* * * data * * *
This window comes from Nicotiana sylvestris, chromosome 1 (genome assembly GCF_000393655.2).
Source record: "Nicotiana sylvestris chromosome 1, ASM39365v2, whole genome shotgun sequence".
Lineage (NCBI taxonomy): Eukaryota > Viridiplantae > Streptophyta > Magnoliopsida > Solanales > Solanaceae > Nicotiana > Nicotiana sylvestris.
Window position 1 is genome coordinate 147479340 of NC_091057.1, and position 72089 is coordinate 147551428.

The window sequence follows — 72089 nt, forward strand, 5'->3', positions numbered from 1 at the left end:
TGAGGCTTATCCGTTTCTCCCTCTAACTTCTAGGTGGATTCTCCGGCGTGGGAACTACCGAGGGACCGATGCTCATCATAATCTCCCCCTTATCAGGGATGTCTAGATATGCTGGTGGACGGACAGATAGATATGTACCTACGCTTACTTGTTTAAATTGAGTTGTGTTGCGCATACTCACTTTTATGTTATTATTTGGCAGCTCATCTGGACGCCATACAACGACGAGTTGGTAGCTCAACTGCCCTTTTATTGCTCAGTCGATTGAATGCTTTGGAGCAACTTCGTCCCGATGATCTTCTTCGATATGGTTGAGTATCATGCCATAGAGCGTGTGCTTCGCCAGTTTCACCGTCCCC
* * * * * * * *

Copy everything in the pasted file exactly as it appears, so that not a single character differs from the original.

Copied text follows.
This window comes from Nicotiana sylvestris, chromosome 1 (genome assembly GCF_000393655.2).
Source record: "Nicotiana sylvestris chromosome 1, ASM39365v2, whole genome shotgun sequence".
Lineage (NCBI taxonomy): Eukaryota > Viridiplantae > Streptophyta > Magnoliopsida > Solanales > Solanaceae > Nicotiana > Nicotiana sylvestris.
Window position 1 is genome coordinate 147479340 of NC_091057.1, and position 72089 is coordinate 147551428.

The window sequence follows — 72089 nt, forward strand, 5'->3', positions numbered from 1 at the left end:
TGAGGCTTATCCGTTTCTCCCTCTAACTTCTAGGTGGATTCTCCGGCGTGGGAACTACCGAGGGACCGATGCTCATCATAATCTCCCCCTTATCAGGGATGTCTAGATATGCTGGTGGACGGACAGATAGATATGTACCTACGCTTACTTGTTTAAATTGAGTTGTGTTGCGCATACTCACTTTTATGTTATTATTTGGCAGCTCATCTGGACGCCATACAACGACGAGTTGGTAGCTCAACTGCCCTTTTATTGCTCAGTCGATTGAATGCTTTGGAGCAACTTCGTCCCGATGATCTTCTTCGATATGGTTGAGTATCATGCCATAGAGCGTGTGCTTCGCCAGTTTCACCGTCCCC